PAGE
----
As we start Friendship Month, I’m stepping into my commitment to start vlogging too! I’m planning to regularly upload up a clip on YouTube since sometimes it’s easier to teach on video than in writing. (I’d be honored if you’d subscribe to my channel!)
Not All Friends Are the Same
Recognizing that we have different categories of friends is not to minimize the uniqueness that each one brings, rather it helps us both to honor how we’re energized in different relationships and identify where some of our hunger for more belonging might be coming from.
I developed a Connectedness Continuum that I use when I’m coaching women to help provide have a visual snapshot of our sense of connectedness. Here is a very brief outline of the five different circles of friends we all need to foster.
The Continuum begins on the left with the most casual of friends and moves to the right as the bond and commitment deepens. While there are some parameters to each quadrant, much of it will be subjective based on your own sense of bond.
Contact Friends: We share an introduction with these friends. We are somehow linked to them whether it’s through facebook, because we went to school together, because a mutual friend introduced us, because we met them while doing something we both participate in, because we have at least one thing in common, etc. This is not the same as ALL acquaintances. We may know the names of all twenty people in our association meeting or at church, but these are the 2-3 that we gravitate to and would consider ourselves friends when we see them.
Common Friends: We share occasional time spent together in the area we have in common. The difference between this quadrant and the former is that we have actually spent time together in a way that connects us deeper, we have our own one-on-one relationship with these individuals. It can be in our mom’s groups, because we work together, sing in the same choir, belong to the same club or we are frequently in the same social circle but we know these individuals well within the area we have in common.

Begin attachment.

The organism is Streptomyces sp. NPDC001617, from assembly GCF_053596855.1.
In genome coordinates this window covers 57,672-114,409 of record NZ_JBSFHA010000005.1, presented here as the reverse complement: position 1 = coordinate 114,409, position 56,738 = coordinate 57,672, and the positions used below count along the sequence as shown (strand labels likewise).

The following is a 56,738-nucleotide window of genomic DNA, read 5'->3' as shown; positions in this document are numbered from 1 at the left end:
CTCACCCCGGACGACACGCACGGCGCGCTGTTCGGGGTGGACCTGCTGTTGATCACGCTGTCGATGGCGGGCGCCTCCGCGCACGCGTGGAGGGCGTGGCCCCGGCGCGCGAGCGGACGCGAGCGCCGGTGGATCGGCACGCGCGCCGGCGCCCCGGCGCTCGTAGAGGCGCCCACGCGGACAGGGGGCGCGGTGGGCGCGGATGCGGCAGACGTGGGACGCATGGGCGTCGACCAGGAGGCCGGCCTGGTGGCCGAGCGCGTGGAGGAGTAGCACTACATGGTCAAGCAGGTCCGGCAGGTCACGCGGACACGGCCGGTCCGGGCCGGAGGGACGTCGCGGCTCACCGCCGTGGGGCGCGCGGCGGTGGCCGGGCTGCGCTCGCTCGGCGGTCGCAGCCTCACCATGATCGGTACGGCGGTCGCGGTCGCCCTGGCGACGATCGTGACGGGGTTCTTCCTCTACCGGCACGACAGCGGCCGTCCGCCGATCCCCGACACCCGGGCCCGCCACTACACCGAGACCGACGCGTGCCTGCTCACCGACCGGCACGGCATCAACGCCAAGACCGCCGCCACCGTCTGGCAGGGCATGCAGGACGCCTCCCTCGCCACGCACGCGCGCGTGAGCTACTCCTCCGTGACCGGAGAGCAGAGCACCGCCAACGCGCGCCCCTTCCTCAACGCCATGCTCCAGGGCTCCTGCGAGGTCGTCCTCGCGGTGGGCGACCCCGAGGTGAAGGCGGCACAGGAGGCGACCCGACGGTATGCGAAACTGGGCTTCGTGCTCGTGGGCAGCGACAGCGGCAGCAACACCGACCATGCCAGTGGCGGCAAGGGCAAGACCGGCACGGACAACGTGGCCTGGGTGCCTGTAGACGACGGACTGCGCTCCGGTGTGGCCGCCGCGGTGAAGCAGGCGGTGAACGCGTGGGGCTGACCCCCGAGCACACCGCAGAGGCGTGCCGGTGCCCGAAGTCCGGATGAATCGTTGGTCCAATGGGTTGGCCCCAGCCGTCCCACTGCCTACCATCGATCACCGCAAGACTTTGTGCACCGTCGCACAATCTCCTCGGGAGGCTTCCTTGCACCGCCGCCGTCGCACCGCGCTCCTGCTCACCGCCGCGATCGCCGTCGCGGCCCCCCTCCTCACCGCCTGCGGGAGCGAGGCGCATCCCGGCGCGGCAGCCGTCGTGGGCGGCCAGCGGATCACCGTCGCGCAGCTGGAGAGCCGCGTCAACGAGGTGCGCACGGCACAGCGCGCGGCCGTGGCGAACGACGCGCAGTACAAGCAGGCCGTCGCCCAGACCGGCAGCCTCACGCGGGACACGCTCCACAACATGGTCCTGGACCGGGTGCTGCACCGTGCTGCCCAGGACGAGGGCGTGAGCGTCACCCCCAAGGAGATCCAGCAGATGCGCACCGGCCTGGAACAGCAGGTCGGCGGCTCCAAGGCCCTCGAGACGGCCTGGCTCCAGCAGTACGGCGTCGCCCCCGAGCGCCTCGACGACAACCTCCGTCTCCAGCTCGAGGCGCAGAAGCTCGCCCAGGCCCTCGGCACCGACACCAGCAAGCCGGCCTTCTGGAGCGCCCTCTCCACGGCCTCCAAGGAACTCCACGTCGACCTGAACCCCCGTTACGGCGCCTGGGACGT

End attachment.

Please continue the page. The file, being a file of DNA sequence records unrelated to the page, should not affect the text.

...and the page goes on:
I’m going to come back to Confirmed friends in a minute: There are two things that begin to shift when we cross that center line: the regularity with which we spend time together and the broadening of what we share together.
Community Friends: We share regular time spent together beyond the area we have in common. When we enter into In-Community Friends we have crossed the lines of our original relationship boundaries, whether it was your gym-buddy, a fellow mom, a scrapbook partner or a work colleague—we now share our lives beyond our original shared common interest. We may be meeting people from other areas of their lives and revealing life stories beyond the original bonding subject. (Note: we can be “intimate” with people on the left side—AA friend, weight loss buddy—sensitive subjects, but they stay on the left side as long as our area of connection is limited to that original bonding area.)
Commitment Friends: We share our lives with each other and our commitment extends beyond the things that hold us in common. The far right quadrant is reserved for the friends we regularly share our feelings with and have a commitment to be present for each other, no matter what. You may have bonded as “In-Common” friends because of your kids, you worked at the same place or you were both single, but these are now the friends that if those original common categories were to change it would no longer risk your relationship—they could switch jobs, get married, change interests, move away or the kids could all grow-up, but you will still be in each others lives.
Now, go back to the middle:
Confirmed Friends: We share a history with these friends that has bonded us but our connection is not regular. These are the friends that we used to live close to and love but we only talk occasionally now. This middle is reserved for the friends that go much deeper than the left side—we in fact would have at one point placed them on the right side of our spectrum—but we no longer have the regularity with them that we reserve for our right side. These are the women that we know we can pick up where we left off, they are dear to us and we will stay in touch occasionally with them, but they are not engaged in our day-to-day lives and in the creation of regular new memories together.
We all tend to find some circles come to us more naturally. Some of us love socializing and meeting tons of Contact Friends but have a harder time building enough consistency with a few to move into the real intimacy of Commitment Friends, whereas others of us have a few close friends but hate going out and meeting people. But we all need people in every circle.
Write the names of people you consider your friends along the Continuum…. where are you hungry for more relationships? What types of friends do you most need right now?
Update on 10/18/2011: There ended up being 5 short videos (3-4 minutes each) to this topic series:
- What Types of Friends Do You Need? (Overview of Circles)
- Who Are Your BFF’s?(Commitment Friends)
- Our Used to be Closer Friends (Confirmed Friends)
- Four Values of New/Less Intimate Friends (Contact & Common Friends)
- Five Common Imbalances in our Circle of Friends (Assessing Your Needs)
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